For Immediate Release
EU Should Help Close Guantanamo by Resettling Detainees
US Attorney General Can Speed Process by Taking in Uighurs
WASHINGTON - European countries should help the Obama administration close the Guantanamo Bay prison by offering to resettle some detainees who face torture at home, Human Rights Watch said today. US Attorney General Eric Holder is in Europe this week to discuss Guantanamo resettlement and other issues.
"European countries have long called on the United States to close Guantanamo," said Stacy Sullivan, counterterrorism adviser at Human Rights Watch. "Now that the Obama administration is trying to do so, they should help make that happen by resettling some detainees."
Of the approximately 240 prisoners still being held at Guantanamo, an estimated 50 to 60 - from countries such as Algeria, Libya, China, Tunisia, and Uzbekistan - have told their lawyers that they fear torture in their home countries and do not want to be returned there. Several have been cleared for years to leave Guantanamo, and none of them faces criminal charges, but they remain imprisoned because neither the United States nor any third country has been willing to resettle them.
Several European governments have expressed a willingness to resettle some of these detainees, although only if the United States first takes in some. According to media reports, the Obama administration is preparing to allow seven Chinese Uighur detainees to settle in the United States.
"The US would be in a much better position to convince European countries to resettle Guantanamo detainees if it agreed to take in some of the Uighurs," said Sullivan.
There are currently 17 Chinese Uighurs in custody at Guantanamo, most of whom have been cleared to leave Guantanamo since 2004, but were not returned to China due to credible fears that they would be tortured."
In 2006, Albania agreed to resettle eight Guantanamo detainees who feared being returned to their home countries, including five Uighurs. In addition, some 27 former detainees who were citizens or former residents of European Union member states have been returned to Belgium, Denmark, France, Germany, Spain, Sweden, and the United Kingdom. Thirteen detainees who were citizens or former residents were released to other European countries. None are known to have engaged in militant or other violent activity.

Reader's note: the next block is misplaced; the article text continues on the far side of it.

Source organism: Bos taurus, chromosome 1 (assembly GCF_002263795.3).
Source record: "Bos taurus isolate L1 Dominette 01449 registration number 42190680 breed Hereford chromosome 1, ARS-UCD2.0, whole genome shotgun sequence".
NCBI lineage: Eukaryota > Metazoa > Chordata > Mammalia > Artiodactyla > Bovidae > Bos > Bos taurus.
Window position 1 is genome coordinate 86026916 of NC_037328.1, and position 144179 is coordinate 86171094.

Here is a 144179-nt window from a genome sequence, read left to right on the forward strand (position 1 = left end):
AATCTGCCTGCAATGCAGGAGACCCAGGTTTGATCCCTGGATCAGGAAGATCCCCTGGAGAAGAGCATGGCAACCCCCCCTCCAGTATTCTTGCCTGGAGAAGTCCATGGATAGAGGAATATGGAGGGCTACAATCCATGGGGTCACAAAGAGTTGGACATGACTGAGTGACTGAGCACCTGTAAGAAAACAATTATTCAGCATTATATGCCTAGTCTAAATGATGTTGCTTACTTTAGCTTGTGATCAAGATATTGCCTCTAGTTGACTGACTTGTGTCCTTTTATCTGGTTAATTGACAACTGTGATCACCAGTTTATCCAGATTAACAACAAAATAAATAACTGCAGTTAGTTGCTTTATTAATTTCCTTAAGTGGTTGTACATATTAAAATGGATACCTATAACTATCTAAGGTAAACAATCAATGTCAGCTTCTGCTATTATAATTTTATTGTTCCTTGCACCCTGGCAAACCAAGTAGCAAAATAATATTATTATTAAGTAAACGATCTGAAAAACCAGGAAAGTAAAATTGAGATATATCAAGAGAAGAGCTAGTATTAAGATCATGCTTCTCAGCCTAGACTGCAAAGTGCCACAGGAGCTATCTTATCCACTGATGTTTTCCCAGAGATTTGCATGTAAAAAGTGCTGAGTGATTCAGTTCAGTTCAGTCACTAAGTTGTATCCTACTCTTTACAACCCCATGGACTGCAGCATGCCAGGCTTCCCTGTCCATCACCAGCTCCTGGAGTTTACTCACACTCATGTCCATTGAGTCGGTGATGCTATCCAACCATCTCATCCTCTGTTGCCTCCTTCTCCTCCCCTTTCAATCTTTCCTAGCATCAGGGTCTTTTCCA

"If every EU country would agree to resettle two or three detainees, the hardest part of the Guantanamo problem would be solved," said Sullivan.
This is the world we live in. This is the world we cover.
Because of people like you, another world is possible. There are many battles to be won, but we will battle them together—all of us. Common Dreams is not your normal news site. We don't survive on clicks. We don't want advertising dollars. We want the world to be a better place. But we can't do it alone. It doesn't work that way. We need you. If you can help today—because every gift of every size matters—please do. Without Your Support We Simply Don't Exist.
Human Rights Watch is one of the world's leading independent organizations dedicated to defending and protecting human rights. By focusing international attention where human rights are violated, we give voice to the oppressed and hold oppressors accountable for their crimes. Our rigorous, objective investigations and strategic, targeted advocacy build intense pressure for action and raise the cost of human rights abuse. For 30 years, Human Rights Watch has worked tenaciously to lay the legal and moral groundwork for deep-rooted change and has fought to bring greater justice and security to people around the world.